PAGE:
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Fabric Leaf Boutonniere

Give your groom and groomsmen a boutonniere they can keep. Create these fabric leaf boutonnieres for a fall wedding or anytime of year.
Martha Stewart Weddings
  1. Select a lightweight or medium-weight suiting fabric with a prominent grain or stripe. Cut a half-leaf shape from fabric positioned on the bias.
  2. Flip the cut-out shape over, and lay it on the fabric so stripes align exactly (they'll create the effect of veins when the leaf is opened); cut around it.
  3. Machine-sew the two leaf halves together along the straight edge, as close to the edge as possible. (For leaves made of non-striped fabric, such as felt, cut a full leaf shape, fold in half vertically, and iron a crease.) Next, slip a length of cloth-covered floral wire between the two layers, extending partway up the leaf, and whip-stitch it into place. (We used contrasting thread for display purposes; you should use a thread that matches.)
  4. Open up the leaf, then press with an iron. Wrap wire with brown floral tape. Lay the fresh sprig on top of the leaf, and wrap its stem to the floral-wire stem with narrow ribbon.

Comments (3)

  • Sanja Hunt 10 Sep, 2012

    This is really a great idea. I love to make unusual "flowers to wear".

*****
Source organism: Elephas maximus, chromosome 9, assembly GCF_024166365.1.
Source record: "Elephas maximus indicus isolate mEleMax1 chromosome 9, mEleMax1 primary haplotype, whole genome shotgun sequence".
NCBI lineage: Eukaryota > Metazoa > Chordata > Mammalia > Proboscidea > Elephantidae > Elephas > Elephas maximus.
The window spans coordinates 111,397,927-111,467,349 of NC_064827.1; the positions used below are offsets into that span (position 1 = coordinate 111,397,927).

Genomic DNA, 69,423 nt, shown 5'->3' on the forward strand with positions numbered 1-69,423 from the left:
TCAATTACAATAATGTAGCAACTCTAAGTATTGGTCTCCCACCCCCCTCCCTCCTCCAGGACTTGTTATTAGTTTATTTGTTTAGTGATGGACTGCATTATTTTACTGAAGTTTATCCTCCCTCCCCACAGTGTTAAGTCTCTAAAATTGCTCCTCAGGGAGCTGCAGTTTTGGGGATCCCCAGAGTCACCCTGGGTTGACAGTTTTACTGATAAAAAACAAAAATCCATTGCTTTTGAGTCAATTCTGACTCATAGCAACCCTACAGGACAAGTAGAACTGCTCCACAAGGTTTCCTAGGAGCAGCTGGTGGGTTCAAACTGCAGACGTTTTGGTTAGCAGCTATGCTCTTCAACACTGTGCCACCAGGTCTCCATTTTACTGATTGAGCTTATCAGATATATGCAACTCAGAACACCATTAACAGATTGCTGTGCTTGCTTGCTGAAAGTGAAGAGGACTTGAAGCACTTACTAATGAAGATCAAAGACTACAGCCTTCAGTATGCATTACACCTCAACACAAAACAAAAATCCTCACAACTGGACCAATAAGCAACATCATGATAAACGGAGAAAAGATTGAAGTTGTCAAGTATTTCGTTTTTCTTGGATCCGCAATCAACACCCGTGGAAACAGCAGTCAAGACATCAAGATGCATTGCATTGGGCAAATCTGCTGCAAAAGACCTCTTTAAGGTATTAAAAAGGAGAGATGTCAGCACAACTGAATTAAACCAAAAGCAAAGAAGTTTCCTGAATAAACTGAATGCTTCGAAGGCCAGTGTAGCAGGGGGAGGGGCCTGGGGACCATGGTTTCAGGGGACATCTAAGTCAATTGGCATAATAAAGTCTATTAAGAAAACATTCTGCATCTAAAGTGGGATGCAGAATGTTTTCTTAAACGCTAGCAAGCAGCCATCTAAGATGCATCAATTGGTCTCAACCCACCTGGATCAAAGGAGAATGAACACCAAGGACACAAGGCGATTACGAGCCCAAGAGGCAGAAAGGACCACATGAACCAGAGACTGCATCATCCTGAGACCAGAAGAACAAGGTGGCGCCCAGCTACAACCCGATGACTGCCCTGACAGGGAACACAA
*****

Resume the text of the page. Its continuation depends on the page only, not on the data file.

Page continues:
You can also use a very textured paper or paper with many threads in it. After cutting the leaf shape of your choice apply fabric stiffener and let it dry. They cut a length of copper wire for the center vein of the leaf and glue it to the leaf shape. You can then apply herbs, flowers grasses or other material to the leaf.
    I think the fabric stiffener will prevent fraying on cloth as well. Silk leaves would work the same.

  • Sanja Hunt 10 Sep, 2012

    This is really a great idea. I love to make unusual "flowers to wear".
    You can also use a very textured paper or paper with many threads in it. After cutting the leaf shape of your choice apply fabric stiffener and let it dry. They cut a length of copper wire for the center vein of the leaf and glue it to the leaf shape. You can then apply herbs, flowers grasses or other material to the leaf.
    I think the fabric stiffener will prevent fraying on cloth as well. Silk leaves would work the same.

  • Aimzcodz 5 Dec, 2011

    I am making these lovely boutonnierres out of men's ties. Has anyone made these? My query is about how to stop the cut edges fraying? Did you overlook yours? Or did you use a fabric that didn't fray? Kathy S, New Zealand